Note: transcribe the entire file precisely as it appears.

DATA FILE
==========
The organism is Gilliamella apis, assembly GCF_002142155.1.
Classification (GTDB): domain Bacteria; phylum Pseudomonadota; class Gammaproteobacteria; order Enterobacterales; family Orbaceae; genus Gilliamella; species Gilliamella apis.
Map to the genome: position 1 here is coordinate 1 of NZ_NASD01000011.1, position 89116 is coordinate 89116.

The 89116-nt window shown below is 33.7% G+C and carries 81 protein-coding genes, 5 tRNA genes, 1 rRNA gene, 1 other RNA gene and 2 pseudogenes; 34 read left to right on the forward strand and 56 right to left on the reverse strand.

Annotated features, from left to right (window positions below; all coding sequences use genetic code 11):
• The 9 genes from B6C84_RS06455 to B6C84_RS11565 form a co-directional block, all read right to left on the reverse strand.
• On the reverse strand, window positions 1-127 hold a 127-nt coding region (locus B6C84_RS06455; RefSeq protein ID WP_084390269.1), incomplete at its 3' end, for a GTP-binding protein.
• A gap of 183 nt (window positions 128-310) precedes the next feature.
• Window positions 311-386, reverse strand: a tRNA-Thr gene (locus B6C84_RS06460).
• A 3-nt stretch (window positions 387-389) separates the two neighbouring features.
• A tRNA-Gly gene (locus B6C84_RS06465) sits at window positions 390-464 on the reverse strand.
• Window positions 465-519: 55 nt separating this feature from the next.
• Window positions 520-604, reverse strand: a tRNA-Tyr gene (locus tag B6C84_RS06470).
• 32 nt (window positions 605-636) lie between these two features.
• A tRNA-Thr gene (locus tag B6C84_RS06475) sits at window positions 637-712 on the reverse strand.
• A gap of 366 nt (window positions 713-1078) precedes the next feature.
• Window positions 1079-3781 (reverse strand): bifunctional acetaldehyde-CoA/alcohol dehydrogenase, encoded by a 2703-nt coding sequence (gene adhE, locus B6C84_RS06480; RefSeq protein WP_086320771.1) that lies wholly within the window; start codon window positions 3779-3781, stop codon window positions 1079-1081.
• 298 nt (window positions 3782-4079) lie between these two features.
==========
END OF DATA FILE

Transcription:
The organism is Gilliamella apis, assembly GCF_002142155.1.
Classification (GTDB): domain Bacteria; phylum Pseudomonadota; class Gammaproteobacteria; order Enterobacterales; family Orbaceae; genus Gilliamella; species Gilliamella apis.
Map to the genome: position 1 here is coordinate 1 of NZ_NASD01000011.1, position 89116 is coordinate 89116.

The 89116-nt window shown below is 33.7% G+C and carries 81 protein-coding genes, 5 tRNA genes, 1 rRNA gene, 1 other RNA gene and 2 pseudogenes; 34 read left to right on the forward strand and 56 right to left on the reverse strand.

Annotated features, from left to right (window positions below; all coding sequences use genetic code 11):
• The 9 genes from B6C84_RS06455 to B6C84_RS11565 form a co-directional block, all read right to left on the reverse strand.
• On the reverse strand, window positions 1-127 hold a 127-nt coding region (locus B6C84_RS06455; RefSeq protein ID WP_084390269.1), incomplete at its 3' end, for a GTP-binding protein.
• A gap of 183 nt (window positions 128-310) precedes the next feature.
• Window positions 311-386, reverse strand: a tRNA-Thr gene (locus B6C84_RS06460).
• A 3-nt stretch (window positions 387-389) separates the two neighbouring features.
• A tRNA-Gly gene (locus B6C84_RS06465) sits at window positions 390-464 on the reverse strand.
• Window positions 465-519: 55 nt separating this feature from the next.
• Window positions 520-604, reverse strand: a tRNA-Tyr gene (locus tag B6C84_RS06470).
• 32 nt (window positions 605-636) lie between these two features.
• A tRNA-Thr gene (locus tag B6C84_RS06475) sits at window positions 637-712 on the reverse strand.
• A gap of 366 nt (window positions 713-1078) precedes the next feature.
• Window positions 1079-3781 (reverse strand): bifunctional acetaldehyde-CoA/alcohol dehydrogenase, encoded by a 2703-nt coding sequence (gene adhE, locus B6C84_RS06480; RefSeq protein WP_086320771.1) that lies wholly within the window; start codon window positions 3779-3781, stop codon window positions 1079-1081.
• 298 nt (window positions 3782-4079) lie between these two features.